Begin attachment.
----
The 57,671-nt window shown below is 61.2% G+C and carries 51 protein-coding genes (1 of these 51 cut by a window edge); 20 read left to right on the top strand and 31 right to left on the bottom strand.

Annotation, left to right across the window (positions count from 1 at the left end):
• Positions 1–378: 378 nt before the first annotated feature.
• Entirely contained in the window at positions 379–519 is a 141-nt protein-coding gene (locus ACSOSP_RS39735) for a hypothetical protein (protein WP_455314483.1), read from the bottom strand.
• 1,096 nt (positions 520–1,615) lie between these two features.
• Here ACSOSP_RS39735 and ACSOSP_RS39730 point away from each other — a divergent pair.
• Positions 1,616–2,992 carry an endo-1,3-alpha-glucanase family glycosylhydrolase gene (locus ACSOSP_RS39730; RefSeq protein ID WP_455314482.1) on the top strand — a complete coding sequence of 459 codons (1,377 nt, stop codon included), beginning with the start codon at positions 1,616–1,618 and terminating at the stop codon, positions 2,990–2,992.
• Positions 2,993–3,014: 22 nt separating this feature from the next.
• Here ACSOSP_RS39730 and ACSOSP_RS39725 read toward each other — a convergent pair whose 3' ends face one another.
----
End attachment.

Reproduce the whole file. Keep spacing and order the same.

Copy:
The 57,671-nt window shown below is 61.2% G+C and carries 51 protein-coding genes (1 of these 51 cut by a window edge); 20 read left to right on the top strand and 31 right to left on the bottom strand.

Annotation, left to right across the window (positions count from 1 at the left end):
• Positions 1–378: 378 nt before the first annotated feature.
• Entirely contained in the window at positions 379–519 is a 141-nt protein-coding gene (locus ACSOSP_RS39735) for a hypothetical protein (protein WP_455314483.1), read from the bottom strand.
• 1,096 nt (positions 520–1,615) lie between these two features.
• Here ACSOSP_RS39735 and ACSOSP_RS39730 point away from each other — a divergent pair.
• Positions 1,616–2,992 carry an endo-1,3-alpha-glucanase family glycosylhydrolase gene (locus ACSOSP_RS39730; RefSeq protein ID WP_455314482.1) on the top strand — a complete coding sequence of 459 codons (1,377 nt, stop codon included), beginning with the start codon at positions 1,616–1,618 and terminating at the stop codon, positions 2,990–2,992.
• Positions 2,993–3,014: 22 nt separating this feature from the next.
• Here ACSOSP_RS39730 and ACSOSP_RS39725 read toward each other — a convergent pair whose 3' ends face one another.